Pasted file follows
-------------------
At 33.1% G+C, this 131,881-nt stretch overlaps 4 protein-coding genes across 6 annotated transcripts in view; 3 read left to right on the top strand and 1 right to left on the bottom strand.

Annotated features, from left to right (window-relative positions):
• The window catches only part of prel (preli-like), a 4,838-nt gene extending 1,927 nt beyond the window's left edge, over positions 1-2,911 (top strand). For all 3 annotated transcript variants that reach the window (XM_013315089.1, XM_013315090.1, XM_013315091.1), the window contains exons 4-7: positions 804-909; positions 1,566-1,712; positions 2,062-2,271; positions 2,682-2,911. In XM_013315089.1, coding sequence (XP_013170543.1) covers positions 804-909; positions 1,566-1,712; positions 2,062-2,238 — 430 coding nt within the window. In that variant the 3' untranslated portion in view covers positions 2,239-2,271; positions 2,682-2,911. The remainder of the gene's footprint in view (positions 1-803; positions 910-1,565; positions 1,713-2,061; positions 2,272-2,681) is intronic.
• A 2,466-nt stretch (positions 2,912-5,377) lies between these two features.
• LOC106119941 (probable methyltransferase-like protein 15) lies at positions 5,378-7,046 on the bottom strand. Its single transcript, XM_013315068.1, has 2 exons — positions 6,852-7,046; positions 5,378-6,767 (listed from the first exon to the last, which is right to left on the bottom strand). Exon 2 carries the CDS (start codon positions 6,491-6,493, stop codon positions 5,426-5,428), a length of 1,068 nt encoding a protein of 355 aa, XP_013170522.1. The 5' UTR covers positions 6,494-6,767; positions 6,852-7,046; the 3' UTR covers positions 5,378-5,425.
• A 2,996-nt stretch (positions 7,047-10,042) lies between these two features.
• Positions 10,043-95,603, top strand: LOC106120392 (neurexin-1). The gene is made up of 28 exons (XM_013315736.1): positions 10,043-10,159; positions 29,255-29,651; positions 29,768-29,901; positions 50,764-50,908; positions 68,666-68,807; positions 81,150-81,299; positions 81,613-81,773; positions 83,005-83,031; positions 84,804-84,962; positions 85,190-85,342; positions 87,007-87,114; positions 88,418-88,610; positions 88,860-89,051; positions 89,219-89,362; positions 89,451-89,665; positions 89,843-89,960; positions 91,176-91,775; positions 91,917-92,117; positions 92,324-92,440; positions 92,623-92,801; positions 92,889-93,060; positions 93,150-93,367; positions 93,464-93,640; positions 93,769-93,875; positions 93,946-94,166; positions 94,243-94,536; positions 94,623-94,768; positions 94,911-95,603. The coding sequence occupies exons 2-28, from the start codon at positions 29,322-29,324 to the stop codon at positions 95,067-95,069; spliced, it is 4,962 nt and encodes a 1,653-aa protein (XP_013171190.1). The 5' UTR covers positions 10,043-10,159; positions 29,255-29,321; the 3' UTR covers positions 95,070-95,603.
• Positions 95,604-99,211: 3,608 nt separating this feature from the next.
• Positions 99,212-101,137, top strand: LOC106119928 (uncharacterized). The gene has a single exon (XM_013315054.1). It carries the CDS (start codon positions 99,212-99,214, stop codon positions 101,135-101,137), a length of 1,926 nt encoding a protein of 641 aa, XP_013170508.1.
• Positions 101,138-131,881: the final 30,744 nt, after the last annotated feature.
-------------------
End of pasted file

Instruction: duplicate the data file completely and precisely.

At 33.1% G+C, this 131,881-nt stretch overlaps 4 protein-coding genes across 6 annotated transcripts in view; 3 read left to right on the top strand and 1 right to left on the bottom strand.

Annotated features, from left to right (window-relative positions):
• The window catches only part of prel (preli-like), a 4,838-nt gene extending 1,927 nt beyond the window's left edge, over positions 1-2,911 (top strand). For all 3 annotated transcript variants that reach the window (XM_013315089.1, XM_013315090.1, XM_013315091.1), the window contains exons 4-7: positions 804-909; positions 1,566-1,712; positions 2,062-2,271; positions 2,682-2,911. In XM_013315089.1, coding sequence (XP_013170543.1) covers positions 804-909; positions 1,566-1,712; positions 2,062-2,238 — 430 coding nt within the window. In that variant the 3' untranslated portion in view covers positions 2,239-2,271; positions 2,682-2,911. The remainder of the gene's footprint in view (positions 1-803; positions 910-1,565; positions 1,713-2,061; positions 2,272-2,681) is intronic.
• A 2,466-nt stretch (positions 2,912-5,377) lies between these two features.
• LOC106119941 (probable methyltransferase-like protein 15) lies at positions 5,378-7,046 on the bottom strand. Its single transcript, XM_013315068.1, has 2 exons — positions 6,852-7,046; positions 5,378-6,767 (listed from the first exon to the last, which is right to left on the bottom strand). Exon 2 carries the CDS (start codon positions 6,491-6,493, stop codon positions 5,426-5,428), a length of 1,068 nt encoding a protein of 355 aa, XP_013170522.1. The 5' UTR covers positions 6,494-6,767; positions 6,852-7,046; the 3' UTR covers positions 5,378-5,425.
• A 2,996-nt stretch (positions 7,047-10,042) lies between these two features.
• Positions 10,043-95,603, top strand: LOC106120392 (neurexin-1). The gene is made up of 28 exons (XM_013315736.1): positions 10,043-10,159; positions 29,255-29,651; positions 29,768-29,901; positions 50,764-50,908; positions 68,666-68,807; positions 81,150-81,299; positions 81,613-81,773; positions 83,005-83,031; positions 84,804-84,962; positions 85,190-85,342; positions 87,007-87,114; positions 88,418-88,610; positions 88,860-89,051; positions 89,219-89,362; positions 89,451-89,665; positions 89,843-89,960; positions 91,176-91,775; positions 91,917-92,117; positions 92,324-92,440; positions 92,623-92,801; positions 92,889-93,060; positions 93,150-93,367; positions 93,464-93,640; positions 93,769-93,875; positions 93,946-94,166; positions 94,243-94,536; positions 94,623-94,768; positions 94,911-95,603. The coding sequence occupies exons 2-28, from the start codon at positions 29,322-29,324 to the stop codon at positions 95,067-95,069; spliced, it is 4,962 nt and encodes a 1,653-aa protein (XP_013171190.1). The 5' UTR covers positions 10,043-10,159; positions 29,255-29,321; the 3' UTR covers positions 95,070-95,603.
• Positions 95,604-99,211: 3,608 nt separating this feature from the next.
• Positions 99,212-101,137, top strand: LOC106119928 (uncharacterized). The gene has a single exon (XM_013315054.1). It carries the CDS (start codon positions 99,212-99,214, stop codon positions 101,135-101,137), a length of 1,926 nt encoding a protein of 641 aa, XP_013170508.1.
• Positions 101,138-131,881: the final 30,744 nt, after the last annotated feature.